Speaking to Al-Jazeera Net, Shankali seemed optimistic about the Minister of Industry's move regarding concluding contracts with local pharmaceutical factories worth 70 billion dinars ($48 million), describing it as a "very good gesture."
For his part, economist Diaa Al-Mohsen sees the need for mutual relations between local and international companies in order to transfer pharmaceutical expertise to the country, by training pharmacists and chemists in these industries, in a way that contributes to filling the local market’s need for medicines and contributes to exporting surpluses abroad, according to him.
Al-Mohsen stresses - in his speech to Al-Jazeera Net - the importance of establishing factories for international companies specialized in the pharmaceutical industry locally, provided that they grant the right of concession to Iraqis in the manufacture and production of medicines.
In this context, the most accurate description of the suffering of the drug policy in the country came from the words of the Prime Minister during his chairmanship of a meeting that included the Association of Drug Producers in the presence of the Ministers of Health and Industry, where he stressed the need for the pharmaceutical sector to further reorganize in the field of drug imports to achieve integrated drug security.
With all this prevailing uncertainty, the prime minister appeared optimistic about the ability of the private sector to produce more than 250 additional types of medicine through cooperation with international companies within a period ranging between 6 and 12 months.
Al-Sudani commented with some regret and admonition, saying, "The pharmaceutical market in Iraq spends about 3 billion dollars annually to import medicines, and most of them are not subject to examination, while Iraq produces only 10% of them."
After Al-Sudani's meeting, Health Minister Saleh Al-Hasnawi revealed to the Iraqi News Agency (INA) that a number of points related to the development of factories and facilitating procedures for establishing pharmaceutical factories and supporting their producers in terms of importing raw materials, customs exemptions, taxes and contracts with the Ministry of Health had been agreed upon.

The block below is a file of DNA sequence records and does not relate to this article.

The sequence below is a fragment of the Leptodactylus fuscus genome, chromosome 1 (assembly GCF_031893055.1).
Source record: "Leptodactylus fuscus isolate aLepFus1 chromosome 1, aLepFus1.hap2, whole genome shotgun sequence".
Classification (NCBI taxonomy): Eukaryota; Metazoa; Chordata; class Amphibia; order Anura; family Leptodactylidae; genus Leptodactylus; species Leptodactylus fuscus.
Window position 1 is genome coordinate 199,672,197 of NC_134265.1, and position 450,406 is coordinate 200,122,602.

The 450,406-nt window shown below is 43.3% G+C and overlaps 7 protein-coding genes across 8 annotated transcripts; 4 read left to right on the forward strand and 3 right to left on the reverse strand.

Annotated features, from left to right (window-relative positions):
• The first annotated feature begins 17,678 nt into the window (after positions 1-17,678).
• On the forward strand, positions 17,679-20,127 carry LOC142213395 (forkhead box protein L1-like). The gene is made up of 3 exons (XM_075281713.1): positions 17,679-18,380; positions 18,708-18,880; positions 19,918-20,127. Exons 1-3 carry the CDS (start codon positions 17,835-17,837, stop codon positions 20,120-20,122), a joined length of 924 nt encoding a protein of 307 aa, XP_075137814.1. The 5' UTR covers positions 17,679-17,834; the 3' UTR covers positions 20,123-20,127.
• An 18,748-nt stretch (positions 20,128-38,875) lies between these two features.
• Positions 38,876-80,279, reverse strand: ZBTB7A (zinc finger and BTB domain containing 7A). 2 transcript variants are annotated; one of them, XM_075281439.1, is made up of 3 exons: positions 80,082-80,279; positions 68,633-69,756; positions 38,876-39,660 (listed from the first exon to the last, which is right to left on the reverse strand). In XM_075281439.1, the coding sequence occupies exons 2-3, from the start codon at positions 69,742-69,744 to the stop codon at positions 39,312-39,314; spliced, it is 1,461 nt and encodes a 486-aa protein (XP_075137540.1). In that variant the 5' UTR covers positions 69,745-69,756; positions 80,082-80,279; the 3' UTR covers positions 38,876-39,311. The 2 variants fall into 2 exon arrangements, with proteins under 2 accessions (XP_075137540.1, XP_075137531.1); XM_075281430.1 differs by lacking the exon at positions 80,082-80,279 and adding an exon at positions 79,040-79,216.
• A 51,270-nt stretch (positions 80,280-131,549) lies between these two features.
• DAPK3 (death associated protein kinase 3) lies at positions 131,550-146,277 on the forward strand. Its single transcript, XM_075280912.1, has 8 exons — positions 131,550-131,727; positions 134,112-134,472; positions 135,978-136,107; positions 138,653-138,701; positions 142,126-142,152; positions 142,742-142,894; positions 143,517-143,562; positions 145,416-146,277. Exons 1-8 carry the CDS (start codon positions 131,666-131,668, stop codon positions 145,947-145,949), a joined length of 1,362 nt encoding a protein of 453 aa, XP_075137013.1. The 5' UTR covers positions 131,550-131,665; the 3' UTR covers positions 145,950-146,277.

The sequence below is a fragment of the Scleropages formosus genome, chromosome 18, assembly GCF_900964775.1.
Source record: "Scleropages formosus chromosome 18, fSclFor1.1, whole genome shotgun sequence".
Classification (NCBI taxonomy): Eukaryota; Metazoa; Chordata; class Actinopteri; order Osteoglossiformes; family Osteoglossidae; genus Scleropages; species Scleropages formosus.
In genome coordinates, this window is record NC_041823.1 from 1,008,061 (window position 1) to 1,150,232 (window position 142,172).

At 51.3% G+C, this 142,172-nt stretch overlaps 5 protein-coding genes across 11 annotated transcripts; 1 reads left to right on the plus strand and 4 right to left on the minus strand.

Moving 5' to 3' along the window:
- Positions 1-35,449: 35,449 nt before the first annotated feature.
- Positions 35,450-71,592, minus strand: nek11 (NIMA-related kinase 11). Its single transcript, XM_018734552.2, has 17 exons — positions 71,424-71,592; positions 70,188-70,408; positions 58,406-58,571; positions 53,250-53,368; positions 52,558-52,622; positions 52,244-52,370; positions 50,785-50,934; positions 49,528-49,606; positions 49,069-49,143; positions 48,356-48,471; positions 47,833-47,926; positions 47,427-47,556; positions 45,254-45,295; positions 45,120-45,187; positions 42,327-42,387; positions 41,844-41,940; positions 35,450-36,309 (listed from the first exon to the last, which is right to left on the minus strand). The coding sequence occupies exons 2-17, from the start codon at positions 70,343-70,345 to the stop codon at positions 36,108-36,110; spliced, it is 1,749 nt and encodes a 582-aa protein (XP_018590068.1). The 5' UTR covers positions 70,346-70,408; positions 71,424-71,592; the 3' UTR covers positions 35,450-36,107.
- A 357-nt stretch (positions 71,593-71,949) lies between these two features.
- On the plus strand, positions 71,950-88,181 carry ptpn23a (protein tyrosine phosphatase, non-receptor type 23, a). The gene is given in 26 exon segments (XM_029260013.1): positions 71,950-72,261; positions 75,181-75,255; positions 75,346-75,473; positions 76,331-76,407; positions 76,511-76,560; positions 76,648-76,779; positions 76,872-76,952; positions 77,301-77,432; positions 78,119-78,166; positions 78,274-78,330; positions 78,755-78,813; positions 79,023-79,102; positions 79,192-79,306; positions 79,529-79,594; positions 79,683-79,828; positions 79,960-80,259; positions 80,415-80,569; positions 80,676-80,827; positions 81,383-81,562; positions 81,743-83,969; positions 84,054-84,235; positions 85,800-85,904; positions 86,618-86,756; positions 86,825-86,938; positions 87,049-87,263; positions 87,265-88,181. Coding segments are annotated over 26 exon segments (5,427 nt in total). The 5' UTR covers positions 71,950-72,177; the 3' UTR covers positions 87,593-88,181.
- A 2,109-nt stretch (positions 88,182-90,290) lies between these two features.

In support of the minister's speech, Ruba Falah Hassan, the media official in the Ministry of Health, revealed the establishment of a committee to study and analyze the medicines of the national factories, pointing to the imminent start of its work after completing the administrative procedures.
In her speech to Al-Jazeera Net, this official raises the ceiling of her ministry's support for the pharmaceutical industry, stressing the need to develop the private and government sectors represented in the Samarra and Nineveh factories and the rest of the other factories, while working to fill the need for medicines and creating a committee to launch the financial exchange for the purchase of medicines from national factories.
The reality of Kurdistan
In the Kurdistan region, the reality is not much different from what it is in other provinces, as the efforts and warnings of the member of the parliament of the region, Karwan Ke Zhanye, did not succeed - for 4 consecutive years - in reducing the risks of selling and using medicines he described as "rotten and expired" in some hospitals. And health centers, noting that some of them are sold on public roads and inside pharmacies, according to him.
The Kurdish representative points to one of the most dangerous phenomena in the drug trade, saying, "A large part of it is used inside hospitals and sold in pharmacies without knowing its source or how to import it. Some of it is used to anesthetize patients before operations and cancer treatment, which puts their lives at risk."
Despite the attempts of the Al-Jazeera Net correspondent to communicate with the spokesman for the Ministry of Health in the Kurdistan Regional Government to express his ministry's opinion, the failure to respond to the calls prevented that.
Meanwhile, the import of medicines in Kurdistan was exempt from taxes, but it became 5% on medicines, 10% on medical supplies, and 15% on medical devices, which the parliamentarian describes as a "bitter reality" that led to a rise in the prices of some medicines to about 10%. double.
On the reasons for this, the deputy commented - in his interview with Al-Jazeera Net - by saying, "The Ministry of Health in the region granted drug licenses to a company at fantastic prices," wondering about the reasons for raising taxes on some building materials and foods at a time when they are imposed on medicines, as he put it.
Views 145Added 02/12/2023 - 9:24 AMUpdated 2023/02/12 - 1:31 PM[You must be registered and logged in to see this link.]